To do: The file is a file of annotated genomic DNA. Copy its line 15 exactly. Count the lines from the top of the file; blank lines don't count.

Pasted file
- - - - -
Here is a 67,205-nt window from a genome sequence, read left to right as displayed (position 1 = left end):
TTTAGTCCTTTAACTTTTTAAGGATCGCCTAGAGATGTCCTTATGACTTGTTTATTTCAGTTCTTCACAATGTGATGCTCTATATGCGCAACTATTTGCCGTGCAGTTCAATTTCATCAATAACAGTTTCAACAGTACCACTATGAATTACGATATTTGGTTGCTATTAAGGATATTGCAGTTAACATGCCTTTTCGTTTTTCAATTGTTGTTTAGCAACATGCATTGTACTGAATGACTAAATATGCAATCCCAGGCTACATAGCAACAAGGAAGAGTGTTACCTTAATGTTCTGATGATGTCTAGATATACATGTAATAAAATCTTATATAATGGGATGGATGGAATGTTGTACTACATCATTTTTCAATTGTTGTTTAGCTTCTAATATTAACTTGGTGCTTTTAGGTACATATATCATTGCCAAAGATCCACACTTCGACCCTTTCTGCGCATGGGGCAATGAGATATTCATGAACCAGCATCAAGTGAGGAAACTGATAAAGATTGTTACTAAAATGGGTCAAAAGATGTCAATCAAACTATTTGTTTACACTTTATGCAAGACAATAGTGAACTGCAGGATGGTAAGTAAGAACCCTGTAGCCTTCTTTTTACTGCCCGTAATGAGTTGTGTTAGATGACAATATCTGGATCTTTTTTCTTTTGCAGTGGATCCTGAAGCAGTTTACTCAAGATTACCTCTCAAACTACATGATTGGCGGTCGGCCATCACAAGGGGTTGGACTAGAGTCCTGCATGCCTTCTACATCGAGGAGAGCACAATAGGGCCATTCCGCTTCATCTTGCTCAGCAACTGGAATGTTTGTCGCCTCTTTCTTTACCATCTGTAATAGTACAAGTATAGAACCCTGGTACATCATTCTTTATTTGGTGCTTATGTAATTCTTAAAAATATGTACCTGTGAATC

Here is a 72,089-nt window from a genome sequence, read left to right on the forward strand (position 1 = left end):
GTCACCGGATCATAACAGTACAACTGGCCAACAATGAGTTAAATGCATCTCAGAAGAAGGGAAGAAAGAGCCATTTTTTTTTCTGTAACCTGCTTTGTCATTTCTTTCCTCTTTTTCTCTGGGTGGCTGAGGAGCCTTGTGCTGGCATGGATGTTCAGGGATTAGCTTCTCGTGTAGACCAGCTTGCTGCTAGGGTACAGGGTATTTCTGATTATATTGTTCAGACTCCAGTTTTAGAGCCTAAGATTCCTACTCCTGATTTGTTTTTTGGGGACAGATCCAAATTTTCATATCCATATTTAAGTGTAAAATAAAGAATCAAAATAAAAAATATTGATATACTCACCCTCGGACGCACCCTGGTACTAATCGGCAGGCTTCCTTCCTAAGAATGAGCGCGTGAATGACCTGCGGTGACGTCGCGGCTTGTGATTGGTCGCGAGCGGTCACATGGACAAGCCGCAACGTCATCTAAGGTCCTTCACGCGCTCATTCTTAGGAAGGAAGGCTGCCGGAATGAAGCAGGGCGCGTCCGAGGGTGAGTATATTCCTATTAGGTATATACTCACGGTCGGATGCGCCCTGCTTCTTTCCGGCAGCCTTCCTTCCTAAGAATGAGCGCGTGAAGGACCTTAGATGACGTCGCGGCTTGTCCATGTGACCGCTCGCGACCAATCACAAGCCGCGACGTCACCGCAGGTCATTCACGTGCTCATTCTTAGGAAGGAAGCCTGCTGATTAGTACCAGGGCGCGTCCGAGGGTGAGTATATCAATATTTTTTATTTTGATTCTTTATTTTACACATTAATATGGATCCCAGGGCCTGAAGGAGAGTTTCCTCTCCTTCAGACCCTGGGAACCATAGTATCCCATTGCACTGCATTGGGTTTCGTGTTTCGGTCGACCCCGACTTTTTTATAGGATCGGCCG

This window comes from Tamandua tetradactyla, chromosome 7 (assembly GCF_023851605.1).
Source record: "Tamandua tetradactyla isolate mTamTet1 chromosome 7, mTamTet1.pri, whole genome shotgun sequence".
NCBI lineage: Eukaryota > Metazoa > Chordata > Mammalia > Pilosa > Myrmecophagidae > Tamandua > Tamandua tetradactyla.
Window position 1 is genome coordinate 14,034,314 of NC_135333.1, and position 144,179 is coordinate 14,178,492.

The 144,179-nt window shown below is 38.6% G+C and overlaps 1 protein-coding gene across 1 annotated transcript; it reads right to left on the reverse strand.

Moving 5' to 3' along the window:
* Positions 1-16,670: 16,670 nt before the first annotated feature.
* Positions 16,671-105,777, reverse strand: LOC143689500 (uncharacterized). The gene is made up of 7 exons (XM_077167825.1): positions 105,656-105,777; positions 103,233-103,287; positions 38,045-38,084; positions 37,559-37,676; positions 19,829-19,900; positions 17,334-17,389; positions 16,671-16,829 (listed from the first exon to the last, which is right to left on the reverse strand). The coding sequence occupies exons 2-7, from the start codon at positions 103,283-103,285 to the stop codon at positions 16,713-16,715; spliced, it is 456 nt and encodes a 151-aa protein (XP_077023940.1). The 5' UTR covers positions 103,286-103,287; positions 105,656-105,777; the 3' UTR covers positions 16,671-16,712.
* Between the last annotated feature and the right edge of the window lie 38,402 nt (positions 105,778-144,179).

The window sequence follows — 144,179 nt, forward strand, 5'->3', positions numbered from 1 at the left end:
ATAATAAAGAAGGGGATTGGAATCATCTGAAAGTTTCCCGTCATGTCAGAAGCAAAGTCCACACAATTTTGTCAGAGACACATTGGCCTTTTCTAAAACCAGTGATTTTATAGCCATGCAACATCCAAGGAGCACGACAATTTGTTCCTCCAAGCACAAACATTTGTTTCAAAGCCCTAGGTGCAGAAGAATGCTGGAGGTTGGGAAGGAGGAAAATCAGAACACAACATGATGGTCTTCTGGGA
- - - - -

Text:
ATAATAAAGAAGGGGATTGGAATCATCTGAAAGTTTCCCGTCATGTCAGAAGCAAAGTCCACACAATTTTGTCAGAGACACATTGGCCTTTTCTAAAACCAGTGATTTTATAGCCATGCAACATCCAAGGAGCACGACAATTTGTTCCTCCAAGCACAAACATTTGTTTCAAAGCCCTAGGTGCAGAAGAATGCTGGAGGTTGGGAAGGAGGAAAATCAGAACACAACATGATGGTCTTCTGGGA